Organic Gardening Information At Your Fingertips

Organic Gardening Information At Your Fingertips

Organic gardening information is not so hard to come by since it has become trendy. Garden centers offer organic compost, soils and seeds on a regular basis, and most will be happy to offer you advice as well.

Any garden can be grown organically, whether you are growing fruit, vegetables or ornamentals.

The basics of organic gardening are using natural substances to feed the plants rather than commercial fertilizers made from chemicals. Compost is the cornerstone of organic gardening, and the more you can learn about compost, the better. Most organic gardening information you come across will discuss compost in some form. Compost is made from rotted leaves, vegetables, weeds, egg shells, coffee grounds, newspapers… just about anything that does not contain meat or bones. Manures make good additives as well, especially if your chickens, rabbits, horses, or cows are not eating any medicated feeds. Some manures need to age more than others, and this should be taken into consideration when making your own compost. You’ll want to contain the pile in some manner. You can find commercial compost bins made of plastic, or you can contain it inside wooden pallets. Or, you can just make a pile.

Once you’ve decided how to house your compost for your organic garden, it is time to start filling it up. All the above goodies can be added… garden trimmings, leftover veggies and grains, sawdust from changing the guinea pig… all of that can be added. In fact, to make your compost work faster and more efficiently, you should be layering organic waste (veggie scraps and plant matter) with a substance like torn newspaper, leaves or fine sawdust. You can let it work on its own, turning it occasionally with a shovel, or you can buy microbes that will kick start the process at your local garden center. The ultimate goal is to produce a dark, rich organic soil that will amend your garden soil, feeding your plants with nutrients and beneficial microbes.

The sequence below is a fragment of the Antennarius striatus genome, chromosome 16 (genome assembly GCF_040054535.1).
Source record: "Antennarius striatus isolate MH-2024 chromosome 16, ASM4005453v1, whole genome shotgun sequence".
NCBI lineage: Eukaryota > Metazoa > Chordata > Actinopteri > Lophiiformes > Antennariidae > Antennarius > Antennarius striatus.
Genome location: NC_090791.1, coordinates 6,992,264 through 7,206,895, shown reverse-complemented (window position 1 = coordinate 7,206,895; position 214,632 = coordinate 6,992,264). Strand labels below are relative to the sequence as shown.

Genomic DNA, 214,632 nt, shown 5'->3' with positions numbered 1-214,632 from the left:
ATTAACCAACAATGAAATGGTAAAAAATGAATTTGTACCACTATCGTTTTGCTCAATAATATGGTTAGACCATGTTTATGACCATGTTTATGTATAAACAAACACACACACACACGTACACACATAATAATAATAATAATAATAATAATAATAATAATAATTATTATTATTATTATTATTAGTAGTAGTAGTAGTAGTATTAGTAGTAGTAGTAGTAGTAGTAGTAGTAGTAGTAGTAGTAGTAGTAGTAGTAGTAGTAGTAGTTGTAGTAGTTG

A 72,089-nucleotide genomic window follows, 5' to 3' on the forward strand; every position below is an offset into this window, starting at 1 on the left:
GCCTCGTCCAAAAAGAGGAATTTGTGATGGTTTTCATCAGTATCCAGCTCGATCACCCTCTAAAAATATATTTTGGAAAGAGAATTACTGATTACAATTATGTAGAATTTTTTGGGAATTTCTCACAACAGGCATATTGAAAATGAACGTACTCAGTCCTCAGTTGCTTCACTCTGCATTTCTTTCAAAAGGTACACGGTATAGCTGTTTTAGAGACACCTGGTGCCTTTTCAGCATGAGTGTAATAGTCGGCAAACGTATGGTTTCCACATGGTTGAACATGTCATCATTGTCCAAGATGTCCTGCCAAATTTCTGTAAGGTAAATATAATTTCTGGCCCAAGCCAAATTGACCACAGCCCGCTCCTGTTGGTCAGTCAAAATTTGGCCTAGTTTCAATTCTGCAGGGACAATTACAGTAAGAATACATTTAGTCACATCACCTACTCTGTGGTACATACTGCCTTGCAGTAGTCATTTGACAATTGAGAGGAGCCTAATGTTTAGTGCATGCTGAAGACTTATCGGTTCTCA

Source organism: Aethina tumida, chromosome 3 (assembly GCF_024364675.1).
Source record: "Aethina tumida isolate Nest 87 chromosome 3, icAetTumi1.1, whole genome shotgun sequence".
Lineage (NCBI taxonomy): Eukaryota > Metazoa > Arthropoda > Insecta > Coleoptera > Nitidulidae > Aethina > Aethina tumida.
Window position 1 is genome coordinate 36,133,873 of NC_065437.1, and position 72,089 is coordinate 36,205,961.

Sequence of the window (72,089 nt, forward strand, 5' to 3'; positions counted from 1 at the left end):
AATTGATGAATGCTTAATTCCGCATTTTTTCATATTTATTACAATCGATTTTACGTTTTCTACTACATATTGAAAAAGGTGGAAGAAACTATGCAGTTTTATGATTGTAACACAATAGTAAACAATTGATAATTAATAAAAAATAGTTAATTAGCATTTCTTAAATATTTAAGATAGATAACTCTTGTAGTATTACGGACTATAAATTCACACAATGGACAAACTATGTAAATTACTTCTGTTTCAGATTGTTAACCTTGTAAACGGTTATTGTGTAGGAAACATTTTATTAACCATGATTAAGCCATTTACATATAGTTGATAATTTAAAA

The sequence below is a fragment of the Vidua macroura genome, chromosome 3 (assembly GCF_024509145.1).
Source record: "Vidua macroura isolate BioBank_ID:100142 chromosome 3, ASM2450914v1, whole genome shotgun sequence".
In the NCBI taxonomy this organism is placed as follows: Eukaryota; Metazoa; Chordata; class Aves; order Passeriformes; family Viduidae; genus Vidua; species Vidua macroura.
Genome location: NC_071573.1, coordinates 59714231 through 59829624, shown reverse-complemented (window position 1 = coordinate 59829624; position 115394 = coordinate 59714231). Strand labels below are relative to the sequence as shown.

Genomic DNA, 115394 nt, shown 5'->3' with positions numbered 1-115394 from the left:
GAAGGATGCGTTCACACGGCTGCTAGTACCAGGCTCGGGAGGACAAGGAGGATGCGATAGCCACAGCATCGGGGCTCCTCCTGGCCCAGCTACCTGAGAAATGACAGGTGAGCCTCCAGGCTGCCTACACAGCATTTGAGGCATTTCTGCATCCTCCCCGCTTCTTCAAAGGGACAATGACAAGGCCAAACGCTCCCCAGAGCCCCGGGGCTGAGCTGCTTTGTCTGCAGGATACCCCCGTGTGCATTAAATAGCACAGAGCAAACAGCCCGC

Once your compost is ready to add to your garden, mix it in lightly with a shovel. If you just can’t wait (compost can take a year or more to become that lovely rich stuff our gardens crave), you can purchase ready made compost. Be sure to check if it is organic. It should be clearly labeled as such, since organic materials are so popular.

Now that you’ve prepared the garden bed, choose your plants carefully. Any good organic gardening information should tell you that the plants that will do best in your organic garden are either plants native to your area, or plants that grow in similar conditions. Utilizing such plants will make your gardening much easier.

Once you have your plants bedded in your organic garden, it should just be a matter of watering and weeding. Pests can be taken care of by beneficial insects, as you can find out in most organic gardening information. Most garden centers sell various species, or you can find them online. Between growing healthy plants and having beneficial insects around to protect them, your organic garden should do very well.

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